Isaiah 8:3-4 And I went unto the prophetess; and she conceived, and bare a son. Then said the LORD to me, Call his name Mahershalalhashbaz. (4) For before the child shall have knowledge to cry, My father, and my mother, the riches of Damascus and the spoil of Samaria shall be taken away before the king of Assyria.

What most people read over is:

Isaiah 8:18 Behold, I and the children whom the LORD hath given me are for signs and for wonders in Israel from the LORD of hosts, which dwelleth in mount Zion.

That is “children,” plural. This means both children, and Isaiah (which means, “Yahaveh’s Salvation.”) himself. What does that mean if we put all of this together? It means, “From Yahaveh’s Salvation (Isaiah) comes two children, Shearjashub and Mahershalalhashbaz.” This tells us that God’s salvation plan has two parts, and if we pay attention, we will know that means two advents. That is why John asked:

Luke 7:19 And John calling unto him two of his disciples sent them to Jesus, saying, Art thou he that should come? or look we for another?

He didn’t ask if we should look for another because he didn’t know who Jesus was at this point: he had already baptized Him, and the Holy Spirit announced who He was. He asked because he knew that God’s salvation plan had TWO parts.

Isaiah 9:6-7 For unto us a child is born, unto us a son is given: and the government shall be upon his shoulder: and his name shall be called Wonderful, Counsellor, The mighty God, The everlasting Father, The Prince of Peace. (7) Of the increase of his government and peace there shall be no end, upon the throne of David, and upon his kingdom, to order it, and to establish it with judgment and with justice from henceforth even for ever. The zeal of the LORD of hosts will perform this.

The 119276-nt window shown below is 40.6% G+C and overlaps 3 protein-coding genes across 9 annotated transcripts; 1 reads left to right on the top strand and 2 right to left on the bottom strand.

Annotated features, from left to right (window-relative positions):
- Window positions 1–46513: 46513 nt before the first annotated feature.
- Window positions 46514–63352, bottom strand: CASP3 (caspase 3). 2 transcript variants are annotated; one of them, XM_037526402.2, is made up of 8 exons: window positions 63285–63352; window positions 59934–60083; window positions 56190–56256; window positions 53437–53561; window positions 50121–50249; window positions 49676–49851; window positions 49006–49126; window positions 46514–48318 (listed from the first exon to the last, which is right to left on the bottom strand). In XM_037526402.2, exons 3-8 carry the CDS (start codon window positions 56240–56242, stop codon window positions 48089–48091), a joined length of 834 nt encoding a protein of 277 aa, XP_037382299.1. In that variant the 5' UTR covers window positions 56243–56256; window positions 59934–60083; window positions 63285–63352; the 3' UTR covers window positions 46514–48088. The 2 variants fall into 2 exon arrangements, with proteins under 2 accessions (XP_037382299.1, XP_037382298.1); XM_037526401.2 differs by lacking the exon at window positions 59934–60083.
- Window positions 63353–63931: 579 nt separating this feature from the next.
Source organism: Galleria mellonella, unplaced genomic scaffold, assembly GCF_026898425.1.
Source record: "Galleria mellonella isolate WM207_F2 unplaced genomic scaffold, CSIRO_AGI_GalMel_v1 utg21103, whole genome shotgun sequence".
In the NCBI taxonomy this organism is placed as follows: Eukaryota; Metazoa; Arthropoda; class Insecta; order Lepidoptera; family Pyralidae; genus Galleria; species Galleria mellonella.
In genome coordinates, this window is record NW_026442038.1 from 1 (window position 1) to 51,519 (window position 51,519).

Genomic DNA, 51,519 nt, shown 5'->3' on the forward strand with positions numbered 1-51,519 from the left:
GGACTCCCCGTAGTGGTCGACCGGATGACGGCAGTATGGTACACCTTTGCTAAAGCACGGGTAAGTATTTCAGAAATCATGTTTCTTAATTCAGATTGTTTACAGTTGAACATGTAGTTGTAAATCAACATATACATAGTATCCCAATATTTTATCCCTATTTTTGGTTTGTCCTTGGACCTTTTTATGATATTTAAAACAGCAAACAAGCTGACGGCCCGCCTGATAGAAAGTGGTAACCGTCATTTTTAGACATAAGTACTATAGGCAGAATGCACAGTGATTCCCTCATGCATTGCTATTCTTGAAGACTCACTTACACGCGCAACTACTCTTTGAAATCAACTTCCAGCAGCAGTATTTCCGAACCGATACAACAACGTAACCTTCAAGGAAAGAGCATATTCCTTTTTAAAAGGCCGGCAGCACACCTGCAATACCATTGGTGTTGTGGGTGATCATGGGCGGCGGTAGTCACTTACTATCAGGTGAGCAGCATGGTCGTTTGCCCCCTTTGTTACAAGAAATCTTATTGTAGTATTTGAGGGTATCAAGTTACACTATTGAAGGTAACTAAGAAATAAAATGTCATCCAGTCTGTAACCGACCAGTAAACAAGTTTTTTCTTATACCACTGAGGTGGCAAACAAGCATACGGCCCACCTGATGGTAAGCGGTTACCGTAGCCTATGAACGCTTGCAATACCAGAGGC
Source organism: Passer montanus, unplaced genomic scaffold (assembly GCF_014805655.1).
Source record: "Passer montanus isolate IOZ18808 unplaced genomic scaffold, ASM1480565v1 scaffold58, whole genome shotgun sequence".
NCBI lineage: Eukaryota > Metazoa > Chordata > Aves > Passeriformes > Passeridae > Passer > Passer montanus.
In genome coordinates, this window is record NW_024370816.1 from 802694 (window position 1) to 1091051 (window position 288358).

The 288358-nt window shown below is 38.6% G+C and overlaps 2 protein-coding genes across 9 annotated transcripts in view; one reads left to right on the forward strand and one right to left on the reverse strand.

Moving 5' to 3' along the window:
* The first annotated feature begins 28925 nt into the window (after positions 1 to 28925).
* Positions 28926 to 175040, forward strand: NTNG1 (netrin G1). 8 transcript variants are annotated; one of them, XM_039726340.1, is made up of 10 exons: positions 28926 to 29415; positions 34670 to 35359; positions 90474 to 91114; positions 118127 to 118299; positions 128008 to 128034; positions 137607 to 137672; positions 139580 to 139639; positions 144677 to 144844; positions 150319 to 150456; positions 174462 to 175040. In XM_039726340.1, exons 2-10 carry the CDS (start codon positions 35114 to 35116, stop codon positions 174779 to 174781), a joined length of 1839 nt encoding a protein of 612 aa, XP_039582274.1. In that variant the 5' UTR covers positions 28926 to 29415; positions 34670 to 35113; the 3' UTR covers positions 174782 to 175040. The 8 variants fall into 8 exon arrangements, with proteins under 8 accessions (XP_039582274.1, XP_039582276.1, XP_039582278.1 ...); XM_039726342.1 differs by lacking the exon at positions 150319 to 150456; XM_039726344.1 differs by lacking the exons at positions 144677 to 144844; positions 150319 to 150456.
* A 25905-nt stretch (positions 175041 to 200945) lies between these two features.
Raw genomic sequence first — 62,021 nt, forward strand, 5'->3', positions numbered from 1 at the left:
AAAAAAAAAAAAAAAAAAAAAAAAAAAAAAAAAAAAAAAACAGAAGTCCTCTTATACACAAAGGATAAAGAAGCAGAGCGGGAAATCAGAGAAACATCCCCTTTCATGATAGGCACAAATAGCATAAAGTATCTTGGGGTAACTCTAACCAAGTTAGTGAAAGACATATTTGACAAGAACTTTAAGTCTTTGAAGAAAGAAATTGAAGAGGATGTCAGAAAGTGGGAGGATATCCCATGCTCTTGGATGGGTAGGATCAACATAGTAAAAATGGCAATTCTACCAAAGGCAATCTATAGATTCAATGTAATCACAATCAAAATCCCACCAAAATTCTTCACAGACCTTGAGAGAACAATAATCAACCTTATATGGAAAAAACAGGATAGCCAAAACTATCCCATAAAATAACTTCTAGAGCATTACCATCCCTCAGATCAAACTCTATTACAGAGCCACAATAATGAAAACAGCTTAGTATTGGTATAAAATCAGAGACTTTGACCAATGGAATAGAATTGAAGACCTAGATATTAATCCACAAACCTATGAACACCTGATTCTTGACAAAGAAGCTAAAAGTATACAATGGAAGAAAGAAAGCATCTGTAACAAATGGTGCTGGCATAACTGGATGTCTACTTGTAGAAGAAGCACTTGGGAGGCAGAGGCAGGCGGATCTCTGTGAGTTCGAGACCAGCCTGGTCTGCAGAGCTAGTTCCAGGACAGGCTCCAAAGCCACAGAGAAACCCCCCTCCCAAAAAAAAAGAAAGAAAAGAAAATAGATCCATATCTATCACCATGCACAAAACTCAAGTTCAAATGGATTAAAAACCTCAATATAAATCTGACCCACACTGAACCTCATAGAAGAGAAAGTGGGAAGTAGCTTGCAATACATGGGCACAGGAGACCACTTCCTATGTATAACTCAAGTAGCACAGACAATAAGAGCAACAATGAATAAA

These verses do not describe Mahershalalhashbaz. That child was only the type to prove the words of Isaiah were true. I didn’t really want this article to turn solely into a post about the two advents (I feel that should be a topic in a of itself). I began by just wanting to address some of the criticisms that the word, “virgin,” receives, and it has turned into all of this. I hope you have learned something worth-while, and it has caused you to look deeper into His word for yourself. I can’t help but close with these two verses:

Zechariah 9:9 Rejoice greatly, O daughter of Zion; shout, O daughter of Jerusalem: behold, thy King cometh unto thee: he is just, and having salvation; lowly, and riding upon an ass, and upon a colt the foal of an ass.

This is the first advent.

Zechariah 9:10 And I will cut off the chariot from Ephraim, and the horse from Jerusalem, and the battle bow shall be cut off: and he shall speak peace unto the heathen: and his dominion shall be from sea even to sea, and from the river even to the ends of the earth.

This is the second advent.

Until next time, May God bless you and keep you.